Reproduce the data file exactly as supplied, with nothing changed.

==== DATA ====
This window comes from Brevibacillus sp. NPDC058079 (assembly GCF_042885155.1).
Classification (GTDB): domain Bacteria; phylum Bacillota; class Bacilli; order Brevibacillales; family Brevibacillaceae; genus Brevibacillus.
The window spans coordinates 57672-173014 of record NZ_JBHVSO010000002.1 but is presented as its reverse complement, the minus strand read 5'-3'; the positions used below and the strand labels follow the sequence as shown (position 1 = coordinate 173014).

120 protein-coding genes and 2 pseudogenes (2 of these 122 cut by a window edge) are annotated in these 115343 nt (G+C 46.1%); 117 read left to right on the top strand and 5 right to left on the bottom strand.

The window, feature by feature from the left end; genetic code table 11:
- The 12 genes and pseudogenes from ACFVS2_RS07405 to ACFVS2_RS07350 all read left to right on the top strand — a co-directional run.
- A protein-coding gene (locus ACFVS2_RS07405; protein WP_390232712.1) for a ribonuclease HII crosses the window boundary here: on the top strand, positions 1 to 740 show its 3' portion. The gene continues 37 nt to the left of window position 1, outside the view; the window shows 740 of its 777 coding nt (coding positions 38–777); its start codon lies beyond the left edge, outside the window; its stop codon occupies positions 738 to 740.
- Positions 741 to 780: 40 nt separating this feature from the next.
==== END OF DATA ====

This window comes from Brevibacillus sp. NPDC058079 (assembly GCF_042885155.1).
Classification (GTDB): domain Bacteria; phylum Bacillota; class Bacilli; order Brevibacillales; family Brevibacillaceae; genus Brevibacillus.
The window spans coordinates 57672-173014 of record NZ_JBHVSO010000002.1 but is presented as its reverse complement, the minus strand read 5'-3'; the positions used below and the strand labels follow the sequence as shown (position 1 = coordinate 173014).

120 protein-coding genes and 2 pseudogenes (2 of these 122 cut by a window edge) are annotated in these 115343 nt (G+C 46.1%); 117 read left to right on the top strand and 5 right to left on the bottom strand.

The window, feature by feature from the left end; genetic code table 11:
- The 12 genes and pseudogenes from ACFVS2_RS07405 to ACFVS2_RS07350 all read left to right on the top strand — a co-directional run.
- A protein-coding gene (locus ACFVS2_RS07405; protein WP_390232712.1) for a ribonuclease HII crosses the window boundary here: on the top strand, positions 1 to 740 show its 3' portion. The gene continues 37 nt to the left of window position 1, outside the view; the window shows 740 of its 777 coding nt (coding positions 38–777); its start codon lies beyond the left edge, outside the window; its stop codon occupies positions 738 to 740.
- Positions 741 to 780: 40 nt separating this feature from the next.